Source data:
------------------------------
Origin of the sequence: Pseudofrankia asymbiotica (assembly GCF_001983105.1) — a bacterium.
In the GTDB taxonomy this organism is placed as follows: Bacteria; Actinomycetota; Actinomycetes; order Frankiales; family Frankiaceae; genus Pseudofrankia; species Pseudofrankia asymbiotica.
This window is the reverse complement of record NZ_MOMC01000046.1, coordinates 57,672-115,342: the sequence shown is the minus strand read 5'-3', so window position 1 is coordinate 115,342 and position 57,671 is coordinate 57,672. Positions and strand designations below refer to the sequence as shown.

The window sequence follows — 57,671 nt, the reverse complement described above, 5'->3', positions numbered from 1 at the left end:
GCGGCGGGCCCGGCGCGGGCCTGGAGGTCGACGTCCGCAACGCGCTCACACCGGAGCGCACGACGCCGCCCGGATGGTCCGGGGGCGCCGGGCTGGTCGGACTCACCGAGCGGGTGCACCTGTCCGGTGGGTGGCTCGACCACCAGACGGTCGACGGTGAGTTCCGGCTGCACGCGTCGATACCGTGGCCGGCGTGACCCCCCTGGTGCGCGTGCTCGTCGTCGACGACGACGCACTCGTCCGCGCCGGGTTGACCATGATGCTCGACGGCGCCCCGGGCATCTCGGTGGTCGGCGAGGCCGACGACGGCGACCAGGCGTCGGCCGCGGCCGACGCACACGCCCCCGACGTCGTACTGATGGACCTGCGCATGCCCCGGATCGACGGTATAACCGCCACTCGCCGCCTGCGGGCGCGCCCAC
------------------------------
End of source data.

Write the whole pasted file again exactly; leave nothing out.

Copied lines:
Origin of the sequence: Pseudofrankia asymbiotica (assembly GCF_001983105.1) — a bacterium.
In the GTDB taxonomy this organism is placed as follows: Bacteria; Actinomycetota; Actinomycetes; order Frankiales; family Frankiaceae; genus Pseudofrankia; species Pseudofrankia asymbiotica.
This window is the reverse complement of record NZ_MOMC01000046.1, coordinates 57,672-115,342: the sequence shown is the minus strand read 5'-3', so window position 1 is coordinate 115,342 and position 57,671 is coordinate 57,672. Positions and strand designations below refer to the sequence as shown.

The window sequence follows — 57,671 nt, the reverse complement described above, 5'->3', positions numbered from 1 at the left end:
GCGGCGGGCCCGGCGCGGGCCTGGAGGTCGACGTCCGCAACGCGCTCACACCGGAGCGCACGACGCCGCCCGGATGGTCCGGGGGCGCCGGGCTGGTCGGACTCACCGAGCGGGTGCACCTGTCCGGTGGGTGGCTCGACCACCAGACGGTCGACGGTGAGTTCCGGCTGCACGCGTCGATACCGTGGCCGGCGTGACCCCCCTGGTGCGCGTGCTCGTCGTCGACGACGACGCACTCGTCCGCGCCGGGTTGACCATGATGCTCGACGGCGCCCCGGGCATCTCGGTGGTCGGCGAGGCCGACGACGGCGACCAGGCGTCGGCCGCGGCCGACGCACACGCCCCCGACGTCGTACTGATGGACCTGCGCATGCCCCGGATCGACGGTATAACCGCCACTCGCCGCCTGCGGGCGCGCCCAC